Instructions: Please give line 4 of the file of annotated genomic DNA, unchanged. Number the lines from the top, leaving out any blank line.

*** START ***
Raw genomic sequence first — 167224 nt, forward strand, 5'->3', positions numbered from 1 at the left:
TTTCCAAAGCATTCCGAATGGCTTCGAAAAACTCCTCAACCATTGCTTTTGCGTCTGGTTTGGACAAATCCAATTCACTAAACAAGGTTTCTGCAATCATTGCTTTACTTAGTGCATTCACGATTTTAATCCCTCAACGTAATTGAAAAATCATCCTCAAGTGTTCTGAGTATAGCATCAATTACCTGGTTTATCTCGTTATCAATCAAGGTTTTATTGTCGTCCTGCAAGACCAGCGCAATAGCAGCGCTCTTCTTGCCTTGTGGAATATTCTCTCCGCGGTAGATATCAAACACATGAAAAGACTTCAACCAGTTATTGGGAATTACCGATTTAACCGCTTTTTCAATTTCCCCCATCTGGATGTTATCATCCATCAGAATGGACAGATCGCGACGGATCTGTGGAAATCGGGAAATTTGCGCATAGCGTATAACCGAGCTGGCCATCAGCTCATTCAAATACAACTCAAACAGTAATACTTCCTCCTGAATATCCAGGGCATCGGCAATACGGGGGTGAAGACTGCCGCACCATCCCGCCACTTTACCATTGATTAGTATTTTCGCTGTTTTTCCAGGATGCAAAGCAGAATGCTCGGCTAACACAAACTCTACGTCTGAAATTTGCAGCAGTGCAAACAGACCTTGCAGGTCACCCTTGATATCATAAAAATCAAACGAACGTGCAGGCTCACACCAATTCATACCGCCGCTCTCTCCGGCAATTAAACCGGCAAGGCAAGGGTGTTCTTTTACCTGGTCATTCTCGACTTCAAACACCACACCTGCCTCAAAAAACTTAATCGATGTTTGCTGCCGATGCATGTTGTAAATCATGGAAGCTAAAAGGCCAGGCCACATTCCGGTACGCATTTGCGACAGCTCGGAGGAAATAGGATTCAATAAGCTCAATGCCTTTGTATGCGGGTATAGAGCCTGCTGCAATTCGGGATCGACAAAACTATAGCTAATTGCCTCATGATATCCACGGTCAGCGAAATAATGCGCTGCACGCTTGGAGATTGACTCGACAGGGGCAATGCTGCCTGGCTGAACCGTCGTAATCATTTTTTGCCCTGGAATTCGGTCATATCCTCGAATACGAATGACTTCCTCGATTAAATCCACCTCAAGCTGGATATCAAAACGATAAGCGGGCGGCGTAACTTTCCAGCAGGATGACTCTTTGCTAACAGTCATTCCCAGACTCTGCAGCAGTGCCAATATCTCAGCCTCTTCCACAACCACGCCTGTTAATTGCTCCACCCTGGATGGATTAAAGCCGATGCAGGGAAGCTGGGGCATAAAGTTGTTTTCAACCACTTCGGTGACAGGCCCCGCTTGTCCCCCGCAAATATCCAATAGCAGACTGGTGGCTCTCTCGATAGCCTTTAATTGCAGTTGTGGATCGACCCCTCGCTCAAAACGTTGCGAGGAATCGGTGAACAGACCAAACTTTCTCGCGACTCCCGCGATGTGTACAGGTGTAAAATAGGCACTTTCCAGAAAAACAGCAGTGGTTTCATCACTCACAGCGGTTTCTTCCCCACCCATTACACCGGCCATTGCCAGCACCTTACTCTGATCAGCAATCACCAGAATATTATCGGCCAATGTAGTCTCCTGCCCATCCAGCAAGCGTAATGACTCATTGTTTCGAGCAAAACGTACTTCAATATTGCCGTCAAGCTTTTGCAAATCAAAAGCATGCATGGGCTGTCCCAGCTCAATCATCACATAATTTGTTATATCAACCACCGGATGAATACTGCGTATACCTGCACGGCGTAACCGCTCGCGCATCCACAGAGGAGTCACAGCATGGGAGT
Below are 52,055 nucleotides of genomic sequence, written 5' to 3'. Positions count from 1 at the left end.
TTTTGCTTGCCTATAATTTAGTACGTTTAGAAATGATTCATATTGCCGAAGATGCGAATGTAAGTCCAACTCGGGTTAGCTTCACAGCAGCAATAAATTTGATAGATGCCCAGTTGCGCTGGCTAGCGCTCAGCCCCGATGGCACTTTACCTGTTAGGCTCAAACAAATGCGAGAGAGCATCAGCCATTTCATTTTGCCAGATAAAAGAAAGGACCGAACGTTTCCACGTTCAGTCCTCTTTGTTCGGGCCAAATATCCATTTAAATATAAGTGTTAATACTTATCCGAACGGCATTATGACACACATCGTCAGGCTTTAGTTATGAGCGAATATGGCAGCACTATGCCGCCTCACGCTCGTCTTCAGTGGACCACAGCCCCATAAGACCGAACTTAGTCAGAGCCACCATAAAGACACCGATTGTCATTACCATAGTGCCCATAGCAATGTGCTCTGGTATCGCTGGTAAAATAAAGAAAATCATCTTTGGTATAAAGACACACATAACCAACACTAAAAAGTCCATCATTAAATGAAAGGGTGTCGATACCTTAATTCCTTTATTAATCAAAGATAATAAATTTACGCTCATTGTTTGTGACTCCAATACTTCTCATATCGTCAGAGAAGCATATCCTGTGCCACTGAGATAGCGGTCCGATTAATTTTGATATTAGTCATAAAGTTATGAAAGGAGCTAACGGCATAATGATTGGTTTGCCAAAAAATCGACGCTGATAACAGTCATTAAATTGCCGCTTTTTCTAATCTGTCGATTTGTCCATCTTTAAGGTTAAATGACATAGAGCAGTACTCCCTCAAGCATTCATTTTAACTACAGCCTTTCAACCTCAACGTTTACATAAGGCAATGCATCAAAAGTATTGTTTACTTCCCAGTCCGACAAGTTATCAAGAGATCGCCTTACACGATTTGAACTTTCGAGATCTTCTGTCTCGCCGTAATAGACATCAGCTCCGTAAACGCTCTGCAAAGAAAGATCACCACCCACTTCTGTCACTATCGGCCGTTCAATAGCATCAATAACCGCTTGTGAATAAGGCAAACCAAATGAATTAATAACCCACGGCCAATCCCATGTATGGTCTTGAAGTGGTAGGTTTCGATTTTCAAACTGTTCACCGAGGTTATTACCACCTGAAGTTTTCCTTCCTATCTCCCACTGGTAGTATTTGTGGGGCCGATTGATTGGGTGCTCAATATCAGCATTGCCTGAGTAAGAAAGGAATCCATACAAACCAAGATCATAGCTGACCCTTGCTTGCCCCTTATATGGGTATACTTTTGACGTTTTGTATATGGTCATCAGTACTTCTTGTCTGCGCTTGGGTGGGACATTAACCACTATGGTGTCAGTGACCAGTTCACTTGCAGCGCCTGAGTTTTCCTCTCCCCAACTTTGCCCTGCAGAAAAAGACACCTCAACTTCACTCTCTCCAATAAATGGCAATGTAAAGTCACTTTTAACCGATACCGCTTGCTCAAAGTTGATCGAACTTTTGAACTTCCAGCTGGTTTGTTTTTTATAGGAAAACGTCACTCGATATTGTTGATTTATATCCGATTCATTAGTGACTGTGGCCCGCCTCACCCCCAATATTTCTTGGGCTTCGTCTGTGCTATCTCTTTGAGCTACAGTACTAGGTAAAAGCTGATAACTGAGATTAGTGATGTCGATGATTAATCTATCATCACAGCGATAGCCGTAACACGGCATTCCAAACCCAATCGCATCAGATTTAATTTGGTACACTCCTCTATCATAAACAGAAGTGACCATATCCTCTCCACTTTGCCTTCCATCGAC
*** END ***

TTTTGCTTGCCTATAATTTAGTACGTTTAGAAATGATTCATATTGCCGAAGATGCGAATGTAAGTCCAACTCGGGTTAGCTTCACAGCAGCAATAAATTTGATAGATGCCCAGTTGCGCTGGCTAGCGCTCAGCCCCGATGGCACTTTACCTGTTAGGCTCAAACAAATGCGAGAGAGCATCAGCCATTTCATTTTGCCAGATAAAAGAAAGGACCGAACGTTTCCACGTTCAGTCCTCTTTGTTCGGGCCAAATATCCATTTAAATATAAGTGTTAATACTTATCCGAACGGCATTATGACACACATCGTCAGGCTTTAGTTATGAGCGAATATGGCAGCACTATGCCGCCTCACGCTCGTCTTCAGTGGACCACAGCCCCATAAGACCGAACTTAGTCAGAGCCACCATAAAGACACCGATTGTCATTACCATAGTGCCCATAGCAATGTGCTCTGGTATCGCTGGTAAAATAAAGAAAATCATCTTTGGTATAAAGACACACATAACCAACACTAAAAAGTCCATCATTAAATGAAAGGGTGTCGATACCTTAATTCCTTTATTAATCAAAGATAATAAATTTACGCTCATTGTTTGTGACTCCAATACTTCTCATATCGTCAGAGAAGCATATCCTGTGCCACTGAGATAGCGGTCCGATTAATTTTGATATTAGTCATAAAGTTATGAAAGGAGCTAACGGCATAATGATTGGTTTGCCAAAAAATCGACGCTGATAACAGTCATTAAATTGCCGCTTTTTCTAATCTGTCGATTTGTCCATCTTTAAGGTTAAATGACATAGAGCAGTACTCCCTCAAGCATTCATTTTAACTACAGCCTTTCAACCTCAACGTTTACATAAGGCAATGCATCAAAAGTATTGTTTACTTCCCAGTCCGACAAGTTATCAAGAGATCGCCTTACACGATTTGAACTTTCGAGATCTTCTGTCTCGCCGTAATAGACATCAGCTCCGTAAACGCTCTGCAAAGAAAGATCACCACCCACTTCTGTCACTATCGGCCGTTCAATAGCATCAATAACCGCTTGTGAATAAGGCAAACCAAATGAATTAATAACCCACGGCCAATCCCATGTATGGTCTTGAAGTGGTAGGTTTCGATTTTCAAACTGTTCACCGAGGTTATTACCACCTGAAGTTTTCCTTCCTATCTCCCACTGGTAGTATTTGTGGGGCCGATTGATTGGGTGCTCAATATCAGCATTGCCTGAGTAAGAAAGGAATCCATACAAACCAAGATCATAGCTGACCCTTGCTTGCCCCTTATATGGGTATACTTTTGACGTTTTGTATATGGTCATCAGTACTTCTTGTCTGCGCTTGGGTGGGACATTAACCACTATGGTGTCAGTGACCAGTTCACTTGCAGCGCCTGAGTTTTCCTCTCCCCAACTTTGCCCTGCAGAAAAAGACACCTCAACTTCACTCTCTCCAATAAATGGCAATGTAAAGTCACTTTTAACCGATACCGCTTGCTCAAAGTTGATCGAACTTTTGAACTTCCAGCTGGTTTGTTTTTTATAGGAAAACGTCACTCGATATTGTTGATTTATATCCGATTCATTAGTGACTGTGGCCCGCCTCACCCCCAATATTTCTTGGGCTTCGTCTGTGCTATCTCTTTGAGCTACAGTACTAGGTAAAAGCTGATAACTGAGATTAGTGATGTCGATGATTAATCTATCATCACAGCGATAGCCGTAACACGGCATTCCAAACCCAATCGCATCAGATTTAATTTGGTACACTCCTCTATCATAAACAGAAGTGACCATATCCTCTCCACTTTGCCTTCCATCGAC